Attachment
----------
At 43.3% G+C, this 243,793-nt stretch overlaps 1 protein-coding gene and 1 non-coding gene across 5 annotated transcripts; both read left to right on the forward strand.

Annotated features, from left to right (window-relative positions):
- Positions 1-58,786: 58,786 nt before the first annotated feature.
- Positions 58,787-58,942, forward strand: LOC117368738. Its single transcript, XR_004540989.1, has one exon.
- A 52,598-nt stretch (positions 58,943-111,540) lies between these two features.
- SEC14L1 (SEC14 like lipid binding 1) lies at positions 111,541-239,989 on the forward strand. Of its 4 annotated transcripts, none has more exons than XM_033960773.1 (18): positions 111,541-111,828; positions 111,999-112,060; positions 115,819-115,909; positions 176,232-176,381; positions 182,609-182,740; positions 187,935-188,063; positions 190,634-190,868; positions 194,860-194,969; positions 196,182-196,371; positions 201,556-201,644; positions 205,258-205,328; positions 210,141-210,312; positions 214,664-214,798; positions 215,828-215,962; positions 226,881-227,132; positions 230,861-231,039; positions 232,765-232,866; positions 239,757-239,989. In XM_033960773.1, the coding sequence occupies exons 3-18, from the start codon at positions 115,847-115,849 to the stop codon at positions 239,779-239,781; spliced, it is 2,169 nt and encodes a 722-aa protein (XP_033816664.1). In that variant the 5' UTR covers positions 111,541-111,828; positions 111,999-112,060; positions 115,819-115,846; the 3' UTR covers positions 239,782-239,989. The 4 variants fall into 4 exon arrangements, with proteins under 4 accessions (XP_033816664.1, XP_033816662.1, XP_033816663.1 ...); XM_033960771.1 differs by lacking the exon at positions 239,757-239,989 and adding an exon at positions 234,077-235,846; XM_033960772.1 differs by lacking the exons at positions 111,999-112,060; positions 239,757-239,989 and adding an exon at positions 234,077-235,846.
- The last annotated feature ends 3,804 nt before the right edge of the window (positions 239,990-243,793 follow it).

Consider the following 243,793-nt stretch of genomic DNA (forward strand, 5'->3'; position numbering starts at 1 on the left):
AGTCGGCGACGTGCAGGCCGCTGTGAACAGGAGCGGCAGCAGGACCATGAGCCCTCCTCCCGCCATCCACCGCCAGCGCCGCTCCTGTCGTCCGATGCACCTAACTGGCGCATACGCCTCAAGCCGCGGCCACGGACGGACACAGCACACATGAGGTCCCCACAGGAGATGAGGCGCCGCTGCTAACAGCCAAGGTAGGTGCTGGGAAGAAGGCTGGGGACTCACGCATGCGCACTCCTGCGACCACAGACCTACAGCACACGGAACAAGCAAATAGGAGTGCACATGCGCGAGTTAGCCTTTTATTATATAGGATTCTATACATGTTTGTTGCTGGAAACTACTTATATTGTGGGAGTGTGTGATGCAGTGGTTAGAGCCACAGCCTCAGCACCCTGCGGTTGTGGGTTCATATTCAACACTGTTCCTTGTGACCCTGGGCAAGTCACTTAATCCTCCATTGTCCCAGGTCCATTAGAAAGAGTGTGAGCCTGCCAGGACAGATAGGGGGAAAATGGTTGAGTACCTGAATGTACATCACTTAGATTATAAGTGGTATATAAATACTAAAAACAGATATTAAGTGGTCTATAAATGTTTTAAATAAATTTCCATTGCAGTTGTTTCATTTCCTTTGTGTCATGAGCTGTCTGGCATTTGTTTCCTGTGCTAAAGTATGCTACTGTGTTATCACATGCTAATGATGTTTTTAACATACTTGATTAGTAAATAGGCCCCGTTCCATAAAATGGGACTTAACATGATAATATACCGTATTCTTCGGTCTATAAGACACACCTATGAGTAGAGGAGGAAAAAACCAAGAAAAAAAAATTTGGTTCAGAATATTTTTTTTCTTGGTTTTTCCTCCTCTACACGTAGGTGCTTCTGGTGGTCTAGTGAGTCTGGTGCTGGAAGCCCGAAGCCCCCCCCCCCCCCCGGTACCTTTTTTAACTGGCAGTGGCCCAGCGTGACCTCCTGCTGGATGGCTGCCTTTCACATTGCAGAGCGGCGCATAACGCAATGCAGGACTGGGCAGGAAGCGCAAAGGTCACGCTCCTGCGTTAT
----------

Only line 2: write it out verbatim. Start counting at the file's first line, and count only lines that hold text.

Annotated features, from left to right (window-relative positions):